Anyway, there’s probably more of it than that, but I feel sufficiently vindicated, or something. I thought it was poorly written and not well-drawn throughout and the story was ridiculously bad. And maybe I’ll find the missing issues and write about the ethics of mindwiping (which I learned last night also happened in the Marvel Mangaverse, although I accidentally dropped the book in the bathtub before learning the full consequences, and the pages seem amazingly porous) and bad portrayals of sexual assault, or maybe I’ll never write about Identity Crisis again, which would also be fun.

And speaking of fun, if your idea of it is digging out a car and then setting out on a car trip that could take twice the time it ought to and maybe involve closed interstates, you’re going to be awfully jealous of me for the next many hours! Steven has burned some cds and there’s good conversation to be had, and if it comes right down to it I’m willing to make the sacrifice of eating the cookies I’ve made to pass the time. So we’ll be back after the weekend, cold and exhausted and probably still happy, and maybe even blogging. Enjoy the break.

“your pictures will protect me”

I always enjoy seeing what other internetty folks look like, so I’m finally going to return the favor (?) by posting a few of our wedding pictures. Actually part of the reason we’ve never shown up here before is that it’s been almost impossible for both Steven and me to look sane and human in any given photo, but the sheer prevalence of cameras managed to break that streak a bit. This isn’t something I want showing up on Fanboy Rampage but is just something our readers can look at for educational/entertainment purposes. Results may vary, or something like that.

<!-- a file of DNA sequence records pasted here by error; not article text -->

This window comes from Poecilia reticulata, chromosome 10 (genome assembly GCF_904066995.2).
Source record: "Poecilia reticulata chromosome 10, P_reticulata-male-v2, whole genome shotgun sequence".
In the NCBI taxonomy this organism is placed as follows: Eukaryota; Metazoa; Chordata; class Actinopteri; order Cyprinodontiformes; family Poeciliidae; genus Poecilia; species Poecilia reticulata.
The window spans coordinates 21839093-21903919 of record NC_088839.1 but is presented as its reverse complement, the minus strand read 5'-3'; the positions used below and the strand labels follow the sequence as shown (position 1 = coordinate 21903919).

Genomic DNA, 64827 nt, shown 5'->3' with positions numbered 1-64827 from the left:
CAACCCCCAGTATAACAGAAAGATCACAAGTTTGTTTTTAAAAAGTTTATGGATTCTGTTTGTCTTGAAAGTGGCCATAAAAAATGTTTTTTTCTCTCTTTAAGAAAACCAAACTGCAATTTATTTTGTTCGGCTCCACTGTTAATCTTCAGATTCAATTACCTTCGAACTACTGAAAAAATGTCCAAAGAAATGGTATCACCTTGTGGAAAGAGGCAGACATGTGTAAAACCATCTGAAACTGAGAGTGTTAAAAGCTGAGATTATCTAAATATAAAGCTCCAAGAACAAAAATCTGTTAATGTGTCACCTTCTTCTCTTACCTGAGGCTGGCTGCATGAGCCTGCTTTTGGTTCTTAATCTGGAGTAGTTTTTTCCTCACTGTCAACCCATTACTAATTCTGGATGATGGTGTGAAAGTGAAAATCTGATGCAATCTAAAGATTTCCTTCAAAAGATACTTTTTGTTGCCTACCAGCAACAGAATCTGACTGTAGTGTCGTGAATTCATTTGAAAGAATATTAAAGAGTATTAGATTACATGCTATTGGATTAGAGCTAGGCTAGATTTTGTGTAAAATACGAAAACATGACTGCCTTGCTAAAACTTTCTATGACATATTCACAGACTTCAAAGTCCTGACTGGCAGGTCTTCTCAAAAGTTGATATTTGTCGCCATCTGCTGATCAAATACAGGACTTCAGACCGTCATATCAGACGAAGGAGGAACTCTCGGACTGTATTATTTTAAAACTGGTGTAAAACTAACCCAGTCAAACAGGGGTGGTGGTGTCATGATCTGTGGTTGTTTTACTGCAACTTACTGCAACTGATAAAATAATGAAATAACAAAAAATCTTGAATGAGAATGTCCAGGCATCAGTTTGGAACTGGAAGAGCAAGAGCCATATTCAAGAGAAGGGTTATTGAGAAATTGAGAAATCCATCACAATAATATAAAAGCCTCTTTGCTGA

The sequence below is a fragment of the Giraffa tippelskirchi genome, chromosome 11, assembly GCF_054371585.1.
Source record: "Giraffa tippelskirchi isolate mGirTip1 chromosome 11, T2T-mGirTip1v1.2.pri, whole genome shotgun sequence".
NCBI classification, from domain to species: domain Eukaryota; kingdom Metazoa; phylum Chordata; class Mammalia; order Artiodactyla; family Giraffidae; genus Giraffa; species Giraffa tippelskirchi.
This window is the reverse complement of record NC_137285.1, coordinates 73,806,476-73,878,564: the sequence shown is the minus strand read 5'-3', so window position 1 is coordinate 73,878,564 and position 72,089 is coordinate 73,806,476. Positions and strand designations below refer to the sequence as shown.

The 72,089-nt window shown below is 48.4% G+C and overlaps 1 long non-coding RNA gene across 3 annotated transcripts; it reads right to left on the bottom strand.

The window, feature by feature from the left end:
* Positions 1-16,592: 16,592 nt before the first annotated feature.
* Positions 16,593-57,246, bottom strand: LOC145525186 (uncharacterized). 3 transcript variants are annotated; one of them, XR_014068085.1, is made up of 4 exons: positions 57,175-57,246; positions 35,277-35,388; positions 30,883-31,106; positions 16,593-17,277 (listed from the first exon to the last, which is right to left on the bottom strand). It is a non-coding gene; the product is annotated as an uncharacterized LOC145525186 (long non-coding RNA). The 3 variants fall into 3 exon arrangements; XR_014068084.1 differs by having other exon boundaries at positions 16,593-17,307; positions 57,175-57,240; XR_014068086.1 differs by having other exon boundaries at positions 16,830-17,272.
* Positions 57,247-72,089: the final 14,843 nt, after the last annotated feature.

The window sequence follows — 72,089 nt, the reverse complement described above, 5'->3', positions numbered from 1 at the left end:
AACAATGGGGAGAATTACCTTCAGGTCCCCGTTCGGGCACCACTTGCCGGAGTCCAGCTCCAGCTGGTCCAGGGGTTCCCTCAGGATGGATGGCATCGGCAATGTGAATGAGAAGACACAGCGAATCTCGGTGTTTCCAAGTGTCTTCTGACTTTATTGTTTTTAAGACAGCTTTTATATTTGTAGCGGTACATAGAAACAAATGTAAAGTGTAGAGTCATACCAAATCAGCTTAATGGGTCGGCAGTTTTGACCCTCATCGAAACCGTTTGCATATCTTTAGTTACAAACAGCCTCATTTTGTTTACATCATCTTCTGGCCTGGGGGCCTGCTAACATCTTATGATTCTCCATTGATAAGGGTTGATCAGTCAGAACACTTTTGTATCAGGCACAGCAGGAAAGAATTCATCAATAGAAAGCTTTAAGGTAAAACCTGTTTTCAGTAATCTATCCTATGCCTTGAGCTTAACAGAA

Read the rest of this entry »

… has gone before

I know I said I’d be writing something substantive soon, but indulge me for another post (or maybe a few). Steven and I watched Trekkies last night, and it got me thinking about community and connectedness. And yes, this has a lot to do with seeing things through my currrent lens, but I understood the interviewees talking about how they’d met each other through Star Trek and the kinship they share in being fans and all that stuff. Right now I’m getting over being totally impressed by the kind, supportive comments off all sorts of people I’ve never talked to away from this screen as well as all the live people who’ve been part of my life or Steven’s and who wanted to be with us as kind, supportive witnesses to our public commitment, which is really the only thing making it different from the private relationship we’d had previously (and, I suppose, still).